We didn't think Firefox could get any better, so when we checked out Mozilla's latest update we were amazed. We've picked out the five best improvements to this open-source browser that we know you're going to love.
When Mozilla launched the beta version of its open source browser Firefox 3.0, we assumed that after a couple of days use, we'd switch back to our usual browser of choice. However, we were so impressed with some of the functions and features it offered, we've continued using it.
We found the improvements made to Firefox too helpful to ignore, and we know you'll find the same. But just in case you need a little push in Firefox's direction, we've picked out our five favourite improvements.
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Much better performance
If you've used previous versions of Firefox you've likely had this experience, perhaps frequently: you're working away, but gradually become aware that something is horribly wrong with your PC. It's sluggish and apps take forever to load. You open up Task Manager and find that Firefox is chewing up 95 percent of your CPU cycles. Once you kill the browser and start over, you're running fine again.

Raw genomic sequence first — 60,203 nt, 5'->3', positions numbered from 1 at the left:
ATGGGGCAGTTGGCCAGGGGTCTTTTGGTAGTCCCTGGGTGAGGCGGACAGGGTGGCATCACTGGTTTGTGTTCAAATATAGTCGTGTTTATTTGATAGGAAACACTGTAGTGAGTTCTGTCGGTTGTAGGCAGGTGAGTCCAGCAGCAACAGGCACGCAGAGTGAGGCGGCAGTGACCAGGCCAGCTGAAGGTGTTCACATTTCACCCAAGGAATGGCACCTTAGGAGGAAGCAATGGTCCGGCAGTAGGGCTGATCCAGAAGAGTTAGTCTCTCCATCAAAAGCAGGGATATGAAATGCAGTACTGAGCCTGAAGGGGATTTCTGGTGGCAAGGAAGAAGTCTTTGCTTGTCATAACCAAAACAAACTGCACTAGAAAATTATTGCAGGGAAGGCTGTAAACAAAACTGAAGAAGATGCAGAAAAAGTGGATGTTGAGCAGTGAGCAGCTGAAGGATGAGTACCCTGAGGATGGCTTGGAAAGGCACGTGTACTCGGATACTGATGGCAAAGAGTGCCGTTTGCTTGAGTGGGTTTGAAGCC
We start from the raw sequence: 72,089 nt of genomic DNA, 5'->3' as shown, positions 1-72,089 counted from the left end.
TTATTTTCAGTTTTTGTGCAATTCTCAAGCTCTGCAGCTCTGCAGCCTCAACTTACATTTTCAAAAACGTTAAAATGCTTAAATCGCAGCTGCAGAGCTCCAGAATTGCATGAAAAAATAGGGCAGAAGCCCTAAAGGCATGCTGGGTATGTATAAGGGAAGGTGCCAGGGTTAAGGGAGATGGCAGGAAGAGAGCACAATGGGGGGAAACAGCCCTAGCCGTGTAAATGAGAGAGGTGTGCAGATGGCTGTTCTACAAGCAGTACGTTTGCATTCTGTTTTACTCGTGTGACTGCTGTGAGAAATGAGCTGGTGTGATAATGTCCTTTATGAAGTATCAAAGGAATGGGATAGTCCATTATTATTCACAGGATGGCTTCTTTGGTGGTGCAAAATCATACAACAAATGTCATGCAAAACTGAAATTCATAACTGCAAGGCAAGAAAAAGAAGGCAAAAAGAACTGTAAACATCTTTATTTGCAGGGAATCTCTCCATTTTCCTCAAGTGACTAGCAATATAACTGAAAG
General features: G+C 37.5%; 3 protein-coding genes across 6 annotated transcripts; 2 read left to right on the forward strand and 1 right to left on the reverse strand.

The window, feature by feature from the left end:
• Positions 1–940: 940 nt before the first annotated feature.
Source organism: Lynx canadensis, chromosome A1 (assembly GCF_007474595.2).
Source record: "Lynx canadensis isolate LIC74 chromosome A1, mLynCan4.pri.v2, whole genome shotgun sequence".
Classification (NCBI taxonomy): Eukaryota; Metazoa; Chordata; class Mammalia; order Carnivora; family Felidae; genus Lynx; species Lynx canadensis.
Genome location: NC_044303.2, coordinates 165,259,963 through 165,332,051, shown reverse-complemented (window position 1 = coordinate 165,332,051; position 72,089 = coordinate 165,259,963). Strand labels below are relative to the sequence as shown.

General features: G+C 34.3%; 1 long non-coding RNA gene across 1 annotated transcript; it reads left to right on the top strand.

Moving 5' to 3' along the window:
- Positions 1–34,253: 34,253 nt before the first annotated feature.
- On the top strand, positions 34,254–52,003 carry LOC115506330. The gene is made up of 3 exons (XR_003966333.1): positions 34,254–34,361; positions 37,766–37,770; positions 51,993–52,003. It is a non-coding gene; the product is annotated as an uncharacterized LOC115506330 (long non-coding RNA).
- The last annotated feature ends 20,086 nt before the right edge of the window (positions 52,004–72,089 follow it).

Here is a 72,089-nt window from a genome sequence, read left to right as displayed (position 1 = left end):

I can't remember the last time I've had that experience with the Firefox 3.0 betas. Mozilla developers borrowed some memory management tricks from the Free BSD operating system for the Windows and Linux versions of Firefox. (They say memory management on Macs already worked pretty well.) The effect is clear. The browser is much less likely to commandeer too many system resources.
And Firefox's developers worked to make sure that add-ons, notorious memory thieves, don't cause problems either. They've rolled in cycle collectors that help prevent extensions from locking up RAM and not giving it back. They're also distributing tools to third-party developers that will help them build more abstemious add-ons.
The 'Awesome Bar'
Okay, so the official name is the Location Bar, the field where you enter URLs you want to visit. But beta testers have nicknamed it the Awesome Bar and it is, well, pretty awesome. Enter text in the Location Bar and a dropdown list appears of pages from your browsing history that include that text, not just in the URL, but in the page title or the page's tag. The list even includes Gmail messages that include that word in the subject line.
If you've already visited a web page, there's a good chance it's useful to you. The Location Bar lets you very quickly search that useful subset of the web.
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